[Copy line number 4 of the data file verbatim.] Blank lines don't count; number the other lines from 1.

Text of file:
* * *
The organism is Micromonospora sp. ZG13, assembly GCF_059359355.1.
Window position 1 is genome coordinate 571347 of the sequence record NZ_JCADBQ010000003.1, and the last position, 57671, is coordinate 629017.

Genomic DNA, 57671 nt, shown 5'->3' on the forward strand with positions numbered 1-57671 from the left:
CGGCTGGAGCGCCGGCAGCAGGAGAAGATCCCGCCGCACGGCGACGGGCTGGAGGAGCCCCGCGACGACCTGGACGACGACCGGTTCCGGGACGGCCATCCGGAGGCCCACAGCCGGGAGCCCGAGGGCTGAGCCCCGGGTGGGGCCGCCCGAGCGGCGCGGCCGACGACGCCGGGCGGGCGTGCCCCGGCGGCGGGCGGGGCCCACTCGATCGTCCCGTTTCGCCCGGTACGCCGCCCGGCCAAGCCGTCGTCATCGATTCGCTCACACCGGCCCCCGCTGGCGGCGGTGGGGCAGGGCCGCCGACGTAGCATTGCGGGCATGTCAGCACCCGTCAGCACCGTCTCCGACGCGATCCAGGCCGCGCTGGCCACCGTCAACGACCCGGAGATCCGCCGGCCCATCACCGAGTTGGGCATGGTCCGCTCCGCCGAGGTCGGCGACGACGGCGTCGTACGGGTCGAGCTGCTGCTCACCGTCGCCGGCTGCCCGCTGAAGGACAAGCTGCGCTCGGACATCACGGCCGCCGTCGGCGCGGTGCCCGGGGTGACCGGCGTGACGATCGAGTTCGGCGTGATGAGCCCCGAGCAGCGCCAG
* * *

CGGCTGGAGCGCCGGCAGCAGGAGAAGATCCCGCCGCACGGCGACGGGCTGGAGGAGCCCCGCGACGACCTGGACGACGACCGGTTCCGGGACGGCCATCCGGAGGCCCACAGCCGGGAGCCCGAGGGCTGAGCCCCGGGTGGGGCCGCCCGAGCGGCGCGGCCGACGACGCCGGGCGGGCGTGCCCCGGCGGCGGGCGGGGCCCACTCGATCGTCCCGTTTCGCCCGGTACGCCGCCCGGCCAAGCCGTCGTCATCGATTCGCTCACACCGGCCCCCGCTGGCGGCGGTGGGGCAGGGCCGCCGACGTAGCATTGCGGGCATGTCAGCACCCGTCAGCACCGTCTCCGACGCGATCCAGGCCGCGCTGGCCACCGTCAACGACCCGGAGATCCGCCGGCCCATCACCGAGTTGGGCATGGTCCGCTCCGCCGAGGTCGGCGACGACGGCGTCGTACGGGTCGAGCTGCTGCTCACCGTCGCCGGCTGCCCGCTGAAGGACAAGCTGCGCTCGGACATCACGGCCGCCGTCGGCGCGGTGCCCGGGGTGACCGGCGTGACGATCGAGTTCGGCGTGATGAGCCCCGAGCAGCGCCAG